Quentin Young in 2009. (Charles Rex Arbogast/AP)

Quentin Young, a Chicago doctor and social activist who protested against segregated hospitals, was a personal physician to the Rev. Martin Luther King Jr. and other civil rights figures who came through the Windy City, and was an advocate for promoting decent health care for all, died March 7 at a daughter’s home in Berkeley, Calif. He was 92.

His death was announced by Margie Schaps, who worked with Dr. Young at the Chicago-based Health & Medicine Policy Research Group, an organization Dr. Young founded. No specific cause was disclosed. Cook County Board President Toni Preckwinkle called Dr. Young — a former president of the American Public Health Association and the universal-health-care advocacy group Physicians for a National Health Program — “a relentless advocate of fairness and justice for all citizens.”

Quentin David Young was born in Chicago in 1923. His father, a Russian immigrant, operated a construction company, and his mother was from Lithuania.

“My parents were liberal and uncommonly permissive in letting us pursue what we wanted,” he told the Chicago Sun-Times.

Drawn to left-wing political groups, he dropped out of the University of Chicago to enlist in the Army in World War II with the aim of combating fascism.

Sen. Barack Obama (D-Ill.), who was a presidential candidate at the time, hugs Quentin Young of the Health and Medicine Policy Research Group before speaking at a union rally in Chicago in 2007. (Brian Kersey/AP)

Following his discharge, he received his medical degree from Northwestern University, then became a trainee on the staff of Cook County Hospital. His experience treating botched back-alley abortions led him to become a vocal advocate for legalizing abortion.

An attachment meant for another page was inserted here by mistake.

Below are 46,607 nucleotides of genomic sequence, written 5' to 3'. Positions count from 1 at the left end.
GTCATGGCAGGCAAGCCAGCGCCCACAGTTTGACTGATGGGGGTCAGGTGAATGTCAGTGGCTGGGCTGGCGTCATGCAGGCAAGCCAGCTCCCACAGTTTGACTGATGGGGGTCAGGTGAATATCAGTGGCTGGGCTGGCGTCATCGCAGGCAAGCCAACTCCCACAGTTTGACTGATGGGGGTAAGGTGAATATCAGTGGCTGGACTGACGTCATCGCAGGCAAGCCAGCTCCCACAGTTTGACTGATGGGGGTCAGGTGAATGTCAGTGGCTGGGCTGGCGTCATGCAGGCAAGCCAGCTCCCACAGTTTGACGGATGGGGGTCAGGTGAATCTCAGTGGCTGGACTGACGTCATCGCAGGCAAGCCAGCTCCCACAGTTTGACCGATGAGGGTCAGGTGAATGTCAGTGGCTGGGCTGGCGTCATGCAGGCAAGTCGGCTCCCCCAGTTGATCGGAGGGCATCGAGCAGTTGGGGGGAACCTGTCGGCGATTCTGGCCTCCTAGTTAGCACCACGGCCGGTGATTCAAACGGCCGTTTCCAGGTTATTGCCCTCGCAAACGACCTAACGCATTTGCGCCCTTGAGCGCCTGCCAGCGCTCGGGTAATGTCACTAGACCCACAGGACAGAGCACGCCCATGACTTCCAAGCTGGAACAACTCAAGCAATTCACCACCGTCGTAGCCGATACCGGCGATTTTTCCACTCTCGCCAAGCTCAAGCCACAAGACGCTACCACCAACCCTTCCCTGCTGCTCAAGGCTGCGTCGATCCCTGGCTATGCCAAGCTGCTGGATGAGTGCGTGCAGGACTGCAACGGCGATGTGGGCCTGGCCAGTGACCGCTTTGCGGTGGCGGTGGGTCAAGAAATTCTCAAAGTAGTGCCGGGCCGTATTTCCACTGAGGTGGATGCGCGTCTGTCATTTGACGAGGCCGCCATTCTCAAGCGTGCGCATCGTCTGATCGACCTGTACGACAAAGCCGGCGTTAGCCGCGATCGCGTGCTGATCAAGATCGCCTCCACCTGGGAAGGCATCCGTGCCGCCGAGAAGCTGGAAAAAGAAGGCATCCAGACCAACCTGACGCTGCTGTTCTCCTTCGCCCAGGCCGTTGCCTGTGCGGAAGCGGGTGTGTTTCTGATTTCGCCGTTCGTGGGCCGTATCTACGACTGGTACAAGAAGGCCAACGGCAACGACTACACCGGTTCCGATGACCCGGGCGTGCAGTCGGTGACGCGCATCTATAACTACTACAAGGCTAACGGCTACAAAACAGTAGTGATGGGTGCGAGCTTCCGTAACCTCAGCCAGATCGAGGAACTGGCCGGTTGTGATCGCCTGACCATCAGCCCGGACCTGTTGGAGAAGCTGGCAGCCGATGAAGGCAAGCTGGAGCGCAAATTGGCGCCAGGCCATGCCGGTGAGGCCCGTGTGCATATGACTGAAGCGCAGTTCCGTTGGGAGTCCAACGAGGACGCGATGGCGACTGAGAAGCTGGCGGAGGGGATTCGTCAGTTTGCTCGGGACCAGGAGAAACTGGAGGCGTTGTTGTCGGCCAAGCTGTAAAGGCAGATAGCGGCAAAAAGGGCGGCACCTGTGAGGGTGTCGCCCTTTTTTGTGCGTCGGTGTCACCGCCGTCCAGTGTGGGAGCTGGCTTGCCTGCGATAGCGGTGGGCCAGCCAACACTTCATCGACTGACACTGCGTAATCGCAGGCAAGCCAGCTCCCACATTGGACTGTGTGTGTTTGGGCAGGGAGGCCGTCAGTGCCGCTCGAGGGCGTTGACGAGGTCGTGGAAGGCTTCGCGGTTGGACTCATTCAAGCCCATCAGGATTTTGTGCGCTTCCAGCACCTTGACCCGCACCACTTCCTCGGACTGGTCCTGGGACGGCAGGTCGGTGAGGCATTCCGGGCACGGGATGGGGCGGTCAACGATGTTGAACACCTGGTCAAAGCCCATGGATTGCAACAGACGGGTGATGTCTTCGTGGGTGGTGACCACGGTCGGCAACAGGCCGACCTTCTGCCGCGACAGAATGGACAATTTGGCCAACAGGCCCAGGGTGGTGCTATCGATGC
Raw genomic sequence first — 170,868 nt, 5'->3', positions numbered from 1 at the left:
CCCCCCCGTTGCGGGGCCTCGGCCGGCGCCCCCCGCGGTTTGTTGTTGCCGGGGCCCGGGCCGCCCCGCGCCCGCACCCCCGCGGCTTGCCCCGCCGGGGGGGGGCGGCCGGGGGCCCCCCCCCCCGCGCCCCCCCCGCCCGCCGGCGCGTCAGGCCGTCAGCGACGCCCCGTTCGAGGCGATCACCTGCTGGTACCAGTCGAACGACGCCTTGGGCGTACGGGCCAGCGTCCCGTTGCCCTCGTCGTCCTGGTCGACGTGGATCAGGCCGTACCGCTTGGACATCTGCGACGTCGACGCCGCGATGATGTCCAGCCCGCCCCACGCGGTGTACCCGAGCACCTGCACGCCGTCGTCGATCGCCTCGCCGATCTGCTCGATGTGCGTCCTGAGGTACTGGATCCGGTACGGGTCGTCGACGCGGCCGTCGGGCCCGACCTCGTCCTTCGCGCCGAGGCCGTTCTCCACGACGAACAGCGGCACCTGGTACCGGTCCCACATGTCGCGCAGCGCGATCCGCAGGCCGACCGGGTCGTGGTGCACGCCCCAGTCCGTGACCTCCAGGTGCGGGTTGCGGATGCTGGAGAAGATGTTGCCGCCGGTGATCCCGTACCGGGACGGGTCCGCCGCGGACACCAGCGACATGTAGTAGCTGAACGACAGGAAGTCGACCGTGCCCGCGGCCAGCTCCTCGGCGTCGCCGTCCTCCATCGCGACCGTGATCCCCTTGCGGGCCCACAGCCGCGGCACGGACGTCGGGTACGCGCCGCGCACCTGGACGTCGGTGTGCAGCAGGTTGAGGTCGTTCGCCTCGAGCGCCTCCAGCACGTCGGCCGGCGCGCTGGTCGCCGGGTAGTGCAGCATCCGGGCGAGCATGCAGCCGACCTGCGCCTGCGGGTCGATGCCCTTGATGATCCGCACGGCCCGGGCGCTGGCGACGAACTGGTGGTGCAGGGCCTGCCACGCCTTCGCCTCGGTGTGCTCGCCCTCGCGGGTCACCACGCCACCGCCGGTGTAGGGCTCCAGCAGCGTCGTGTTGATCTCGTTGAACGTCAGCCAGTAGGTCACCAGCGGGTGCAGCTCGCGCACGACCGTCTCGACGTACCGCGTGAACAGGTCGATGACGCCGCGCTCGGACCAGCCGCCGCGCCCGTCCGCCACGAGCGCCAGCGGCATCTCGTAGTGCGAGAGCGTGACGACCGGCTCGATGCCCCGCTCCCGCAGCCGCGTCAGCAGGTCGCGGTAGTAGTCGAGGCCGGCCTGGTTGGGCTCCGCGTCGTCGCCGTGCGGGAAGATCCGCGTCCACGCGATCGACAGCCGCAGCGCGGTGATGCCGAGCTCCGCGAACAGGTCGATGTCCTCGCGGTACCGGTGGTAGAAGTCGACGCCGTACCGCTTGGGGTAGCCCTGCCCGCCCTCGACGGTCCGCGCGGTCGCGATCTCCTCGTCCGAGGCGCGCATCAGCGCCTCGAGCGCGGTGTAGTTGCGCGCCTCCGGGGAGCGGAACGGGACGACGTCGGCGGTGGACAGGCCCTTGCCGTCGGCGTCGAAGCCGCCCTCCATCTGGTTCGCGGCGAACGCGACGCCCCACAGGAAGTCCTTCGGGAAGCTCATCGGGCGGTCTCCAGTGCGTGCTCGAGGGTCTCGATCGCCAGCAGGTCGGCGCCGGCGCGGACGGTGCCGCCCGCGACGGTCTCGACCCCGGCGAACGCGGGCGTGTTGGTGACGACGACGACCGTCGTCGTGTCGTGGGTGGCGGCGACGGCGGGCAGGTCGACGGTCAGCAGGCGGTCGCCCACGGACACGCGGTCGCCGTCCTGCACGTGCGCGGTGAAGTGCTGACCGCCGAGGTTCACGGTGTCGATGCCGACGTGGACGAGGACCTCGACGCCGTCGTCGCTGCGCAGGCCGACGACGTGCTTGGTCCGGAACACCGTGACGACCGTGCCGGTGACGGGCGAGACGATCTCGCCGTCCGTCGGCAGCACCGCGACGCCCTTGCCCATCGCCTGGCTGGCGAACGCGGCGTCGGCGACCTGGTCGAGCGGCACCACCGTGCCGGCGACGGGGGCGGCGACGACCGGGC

“It’s not a choice of abortion or no abortion, but safe abortion or unsafe abortion,” he told the Sun-Times.

While establishing a medical practice in the Hyde Park neighborhood, he also immersed himself in social activism.

He worked to desegregate Chicago hospitals in the 1950s and marched with civil rights workers in the 1960s. Dr. Young helped lead the Medical Committee for Human Rights, a group of health professionals who provided medical care for civil rights and antiwar demonstrators. He helped treat protesters beaten by police during the 1968 Democratic convention in Chicago.

That year, he was asked to appear before a subcommittee of the House Un-American Activities Committee, which was examining the disruption of the convention. A member of the panel asked if Dr. Young was a communist.

“My answer to the question is that it is an unconstitutional invasion of my rights and under these circumstances I would never answer,” he said. “I chastise the chair for daring to ask me that question.”

After filing suit against the FBI, he discovered that the agency had monitored him for nearly 30 years; he was also the subject of intense scrutiny by the Chicago Police Department’s “red squad.”

In 1972, Dr. Young was named director of medicine at Cook County Hospital, which was in turmoil over labor disputes. Amid a strike by interns and resident doctors in 1975, Dr. Young threw his support to the protesters, and the hospital’s governing board fired him. He sued successfully to regain his position.

According to the Sun-Times, he left in 1980 after accusing the county of “malignant neglect” of the hospital. He later served as personal physician to Chicago Mayor Harold Washington and author Studs Terkel, and was former governor Pat Quinn’s doctor, becoming his adviser and friend. In August 2001, Quinn and Dr. Young embarked on a 167-mile walk across Illinois to promote universal health care.

The relationship raised questions at times when Quinn, who maintained a tight circle of advisers, appointed him to state posts. Dr. Young withdrew as chairman of the state’s health facilities planning board after a conflict of interest was discovered. Dr. Young had minority interest in a doctor’s office that owned property being leased to a health-care system.

He had five children with his first wife; their marriage ended in divorce. His second wife, Ruth, died in 2007. A list of survivors was not immediately available.